Recent data reveals that more people in the U.S. are reporting significant and sustained increases in symptoms of depression and anxiety due to the impacts of the COVID-19 pandemic. While we continue to adjust to our “new normal” and try our best to stay healthy physically, it is equally important to remember to take care of your mental health, as it is closely tied to your body’s overall wellness.
Maintaining good mental and physical health should always be a priority. However, during National Women’s Health Week, May 10-16, 2020, it is important to raise awareness of the positive steps you can take to improve your health and wellbeing. With new challenges being presented due to the outbreak of COVID-19, it is especially important to be mindful of your health and take care of yourself.
While your healthcare routine may have changed due to COVID-19, there are still plenty of ways to remain healthy and active while at home.
Alcohol sales continue to surge as the U.S. is forced to shelter at home during the COVID-19 pandemic. In fact, alcoholic beverage sales have increased by 55% in 2020 compared to last year. While opting for a few drinks during the week is not a cause for concern, it’s important to be mindful of the long-term health effects of chronic alcohol use.
A cough is your body’s way of releasing air to clean some type of irritation in the throat or airways, such as dust. An occasional cough is considered normal and is rarely a cause for concern. However, if a cough persists for weeks and produces discolored or bloody mucus, it can be a symptom of an underlying illness or condition.
As we head into spring, it’s important that you and your family are aware of Lyme disease and the symptoms to watch out for, as Lyme disease is most common in spring and early summer. If you’re a Connecticut resident, you should be especially cautious about developing Lyme disease as it is prevalent. In fact, Connecticut is one of the 14 states that accounts for 95% of all Lyme disease cases in the U.S. Each year, approximately 30,000 Connecticut residents are diagnosed with Lyme disease.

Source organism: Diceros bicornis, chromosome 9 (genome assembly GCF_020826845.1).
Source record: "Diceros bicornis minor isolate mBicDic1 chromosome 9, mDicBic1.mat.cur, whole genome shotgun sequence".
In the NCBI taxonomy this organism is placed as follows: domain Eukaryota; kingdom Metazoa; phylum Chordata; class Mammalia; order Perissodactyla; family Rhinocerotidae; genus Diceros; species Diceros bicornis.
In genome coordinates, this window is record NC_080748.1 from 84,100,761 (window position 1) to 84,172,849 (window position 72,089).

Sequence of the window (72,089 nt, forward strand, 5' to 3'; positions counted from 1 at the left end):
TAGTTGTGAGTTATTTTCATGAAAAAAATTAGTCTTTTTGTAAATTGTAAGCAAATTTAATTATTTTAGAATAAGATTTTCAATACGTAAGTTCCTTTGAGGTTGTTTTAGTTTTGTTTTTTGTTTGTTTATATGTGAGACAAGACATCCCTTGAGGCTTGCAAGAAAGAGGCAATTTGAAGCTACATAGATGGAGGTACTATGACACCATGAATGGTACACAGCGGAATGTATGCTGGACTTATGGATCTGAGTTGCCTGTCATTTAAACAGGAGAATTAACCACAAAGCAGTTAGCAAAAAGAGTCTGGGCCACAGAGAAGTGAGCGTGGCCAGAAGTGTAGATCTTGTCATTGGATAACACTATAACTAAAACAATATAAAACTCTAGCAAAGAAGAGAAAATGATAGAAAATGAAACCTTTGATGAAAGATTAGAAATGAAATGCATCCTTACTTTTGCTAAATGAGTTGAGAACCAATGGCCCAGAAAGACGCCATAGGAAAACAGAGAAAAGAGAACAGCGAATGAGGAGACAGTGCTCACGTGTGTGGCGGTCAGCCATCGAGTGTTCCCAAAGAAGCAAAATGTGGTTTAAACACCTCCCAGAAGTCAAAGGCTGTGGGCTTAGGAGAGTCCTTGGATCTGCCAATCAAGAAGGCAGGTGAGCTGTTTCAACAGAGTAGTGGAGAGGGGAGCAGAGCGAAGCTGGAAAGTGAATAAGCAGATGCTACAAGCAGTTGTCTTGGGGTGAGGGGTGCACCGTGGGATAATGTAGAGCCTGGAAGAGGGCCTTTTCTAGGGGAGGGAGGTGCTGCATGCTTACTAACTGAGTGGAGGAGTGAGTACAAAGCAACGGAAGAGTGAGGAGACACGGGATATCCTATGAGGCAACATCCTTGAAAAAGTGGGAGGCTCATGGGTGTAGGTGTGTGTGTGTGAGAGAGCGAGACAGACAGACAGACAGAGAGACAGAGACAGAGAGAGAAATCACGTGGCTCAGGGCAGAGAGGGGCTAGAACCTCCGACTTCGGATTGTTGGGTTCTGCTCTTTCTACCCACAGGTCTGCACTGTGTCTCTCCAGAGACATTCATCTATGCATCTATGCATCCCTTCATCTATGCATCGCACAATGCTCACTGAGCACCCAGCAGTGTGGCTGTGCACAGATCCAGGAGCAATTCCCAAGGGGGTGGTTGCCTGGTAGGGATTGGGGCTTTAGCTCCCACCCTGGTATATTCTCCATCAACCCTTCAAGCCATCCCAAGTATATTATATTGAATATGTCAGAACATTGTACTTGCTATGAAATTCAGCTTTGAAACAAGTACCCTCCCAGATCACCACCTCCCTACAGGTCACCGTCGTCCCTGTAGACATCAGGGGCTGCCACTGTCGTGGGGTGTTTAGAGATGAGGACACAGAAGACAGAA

Kidney stones are hard mineral and salt collections that form inside your kidneys and are quite common. Each year, more than half a million men and women in the United States seek medical treatment for kidney stones and this number is growing. The National Kidney Foundation states the occurrence of kidney stones has increased from 3.8% in the late 1970s to 8.8% in the late 2000s in both men and women.
Topics: Kidney Disease
If you’re a man who avoids or dreads going to the doctor, you’re not alone. In fact, a recent study found that men, in particular, may have a more negative attitude toward going to the doctor regularly than women do. The study revealed that nearly two-thirds of male respondents said that they avoid going to the doctor for as long as possible. In addition, 72% of male respondents said that they would rather do household chores than go to the doctor. Whether it is out of fear, inconvenience or perceived costs of visiting the doctor, the consequences of skipping out on recommended healthcare screenings and check-ups is dire.
Topics: Mens' Health
Heart disease is one of the most common diseases in men and women and causes 1 in every 4 deaths in the U.S. The term heart disease refers to any disorder or deformity of the heart, including congenital heart disease, arrhythmia, coronary artery disease and heart failure. While heart disease has often been perceived as an older person’s health condition, it has been occurring more frequently in younger populations, ages 35-64, making it all the more critical to be proactive about heart health.
Data from the past 30 years shows that US influenza cases typically peak in February, so the worst may be yet to come. While it’s not too late to get the flu immunization from your local primary care physician (PCP), you need to know which steps to take if you do end up with the flu this season. We’re here to help with advice on recognizing a case of the flu, how to treat the flu at home and when it’s time to visit your PCP for medical treatment.
A new decade is here, and a traditional part of celebrating the New Year is setting resolutions focused on becoming a healthier version of yourself and often, weight loss is the target of many resolution setters. With the health risks associated with carrying extra weight and obesity a major health concern in our nation, shedding extra weight can be a positive goal if it’s something you and your doctor have previously discussed. To achieve success with your efforts, the first step is to make sure that you are setting realistic weight loss goals, otherwise you are potentially setting up yourself for disappointment and potentially added health risks. Here is some useful information on setting and reaching realistic weight loss goals in 2020.